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Meanwhile, Otago Fish & Game says it appears lessons will be learnt by both the council and the company.
An investigation into the issue by the Environmental Protection Agency (EPA) began in March after a Balclutha resident saw a truck with Andrew Haulage’s logo dumping waste building materials down the riverbank behind the Balclutha Aerodrome.
The Otago Regional Council passed the investigation on to the EPA to ensure impartiality after it was found that council staff had advised the company over the dumping.
The council admitted, after further questioning this week, it had been issued with a warning for permitting the company to dump the material.
Otago Fish & Game officer Bruce Quirey said it was advised of the outcome of the investigation, including the fact regional council staff had provided wrong advice to Andrew Haulage, by the EPA.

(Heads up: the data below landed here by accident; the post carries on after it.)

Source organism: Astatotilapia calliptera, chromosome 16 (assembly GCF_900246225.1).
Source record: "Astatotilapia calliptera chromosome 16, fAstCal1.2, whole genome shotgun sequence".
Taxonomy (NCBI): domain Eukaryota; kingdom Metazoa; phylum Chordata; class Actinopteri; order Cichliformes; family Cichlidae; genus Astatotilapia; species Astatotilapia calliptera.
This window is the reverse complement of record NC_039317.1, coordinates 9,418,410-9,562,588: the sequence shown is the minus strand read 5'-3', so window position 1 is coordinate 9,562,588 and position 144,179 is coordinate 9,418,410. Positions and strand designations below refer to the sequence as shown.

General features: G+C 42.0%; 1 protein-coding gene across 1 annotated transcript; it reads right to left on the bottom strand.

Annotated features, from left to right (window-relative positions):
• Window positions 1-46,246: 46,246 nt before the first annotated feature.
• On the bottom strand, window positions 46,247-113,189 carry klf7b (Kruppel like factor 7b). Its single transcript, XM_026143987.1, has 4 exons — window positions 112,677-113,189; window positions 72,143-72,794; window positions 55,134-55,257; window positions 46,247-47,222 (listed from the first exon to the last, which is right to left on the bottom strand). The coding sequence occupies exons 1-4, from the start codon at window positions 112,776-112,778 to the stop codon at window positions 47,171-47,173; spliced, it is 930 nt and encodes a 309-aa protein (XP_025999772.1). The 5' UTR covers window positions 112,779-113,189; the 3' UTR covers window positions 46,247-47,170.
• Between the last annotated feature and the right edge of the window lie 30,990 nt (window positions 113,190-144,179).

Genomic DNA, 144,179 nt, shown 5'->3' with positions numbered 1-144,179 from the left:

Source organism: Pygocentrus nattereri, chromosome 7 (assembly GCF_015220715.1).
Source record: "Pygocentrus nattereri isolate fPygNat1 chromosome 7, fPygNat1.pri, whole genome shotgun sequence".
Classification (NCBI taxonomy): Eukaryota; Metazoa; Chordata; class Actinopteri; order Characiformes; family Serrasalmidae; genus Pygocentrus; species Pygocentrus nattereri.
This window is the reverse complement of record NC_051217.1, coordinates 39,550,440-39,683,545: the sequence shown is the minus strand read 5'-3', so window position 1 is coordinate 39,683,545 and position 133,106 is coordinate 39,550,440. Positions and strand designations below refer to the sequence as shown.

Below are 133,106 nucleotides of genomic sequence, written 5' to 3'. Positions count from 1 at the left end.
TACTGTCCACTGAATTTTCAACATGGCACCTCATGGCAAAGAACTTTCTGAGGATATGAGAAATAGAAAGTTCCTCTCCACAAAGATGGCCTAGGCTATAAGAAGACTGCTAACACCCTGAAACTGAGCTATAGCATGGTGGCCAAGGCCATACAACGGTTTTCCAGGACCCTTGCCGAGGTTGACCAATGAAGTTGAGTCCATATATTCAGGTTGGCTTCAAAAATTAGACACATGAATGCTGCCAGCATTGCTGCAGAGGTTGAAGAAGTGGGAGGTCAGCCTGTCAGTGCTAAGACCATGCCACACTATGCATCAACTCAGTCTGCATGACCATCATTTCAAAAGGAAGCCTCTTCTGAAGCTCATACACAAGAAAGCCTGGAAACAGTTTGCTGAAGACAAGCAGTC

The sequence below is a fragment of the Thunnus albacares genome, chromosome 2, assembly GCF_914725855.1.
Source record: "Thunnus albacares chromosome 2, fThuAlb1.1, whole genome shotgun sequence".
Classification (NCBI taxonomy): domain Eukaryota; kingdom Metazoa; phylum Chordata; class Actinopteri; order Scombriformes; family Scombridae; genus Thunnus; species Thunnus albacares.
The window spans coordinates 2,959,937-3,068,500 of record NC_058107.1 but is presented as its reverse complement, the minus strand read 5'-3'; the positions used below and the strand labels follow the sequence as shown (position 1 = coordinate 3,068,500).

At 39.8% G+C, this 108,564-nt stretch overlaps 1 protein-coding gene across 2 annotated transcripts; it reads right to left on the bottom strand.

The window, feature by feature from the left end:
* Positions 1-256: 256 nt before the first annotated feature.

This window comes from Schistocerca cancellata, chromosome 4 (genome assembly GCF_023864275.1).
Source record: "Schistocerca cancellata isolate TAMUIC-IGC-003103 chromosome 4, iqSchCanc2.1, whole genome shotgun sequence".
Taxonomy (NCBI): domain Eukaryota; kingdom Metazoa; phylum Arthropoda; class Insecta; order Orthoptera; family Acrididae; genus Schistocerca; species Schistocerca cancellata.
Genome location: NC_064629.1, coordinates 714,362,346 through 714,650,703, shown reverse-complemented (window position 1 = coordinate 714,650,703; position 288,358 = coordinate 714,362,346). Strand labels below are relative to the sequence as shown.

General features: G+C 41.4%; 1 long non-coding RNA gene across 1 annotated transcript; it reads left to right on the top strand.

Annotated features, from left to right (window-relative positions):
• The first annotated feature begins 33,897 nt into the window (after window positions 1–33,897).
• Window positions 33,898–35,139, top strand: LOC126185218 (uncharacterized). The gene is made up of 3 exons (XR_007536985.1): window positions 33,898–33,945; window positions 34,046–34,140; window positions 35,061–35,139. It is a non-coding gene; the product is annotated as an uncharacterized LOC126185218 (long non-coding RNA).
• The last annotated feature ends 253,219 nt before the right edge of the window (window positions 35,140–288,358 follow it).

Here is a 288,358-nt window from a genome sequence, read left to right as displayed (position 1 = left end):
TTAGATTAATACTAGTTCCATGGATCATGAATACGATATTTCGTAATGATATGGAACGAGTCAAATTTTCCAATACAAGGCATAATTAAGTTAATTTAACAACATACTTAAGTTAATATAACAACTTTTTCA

It appeared the investigation process — which led to the company being issued two infringement notices — had been thorough, he said.
"We are confident the regional council and the company will learn from this experience.’’
Fish & Game supported the EPA’s view that more staff training for river management was required at the regional council and at an industry level.
"The EPA has suggested that Fish & Game could assist the regional council and we look forward to working alongside them to make that happen.’’
Mr Quirey said the council took appropriate action by requesting the EPA investigate.
The appeal process for the investigation is expected to end by early September.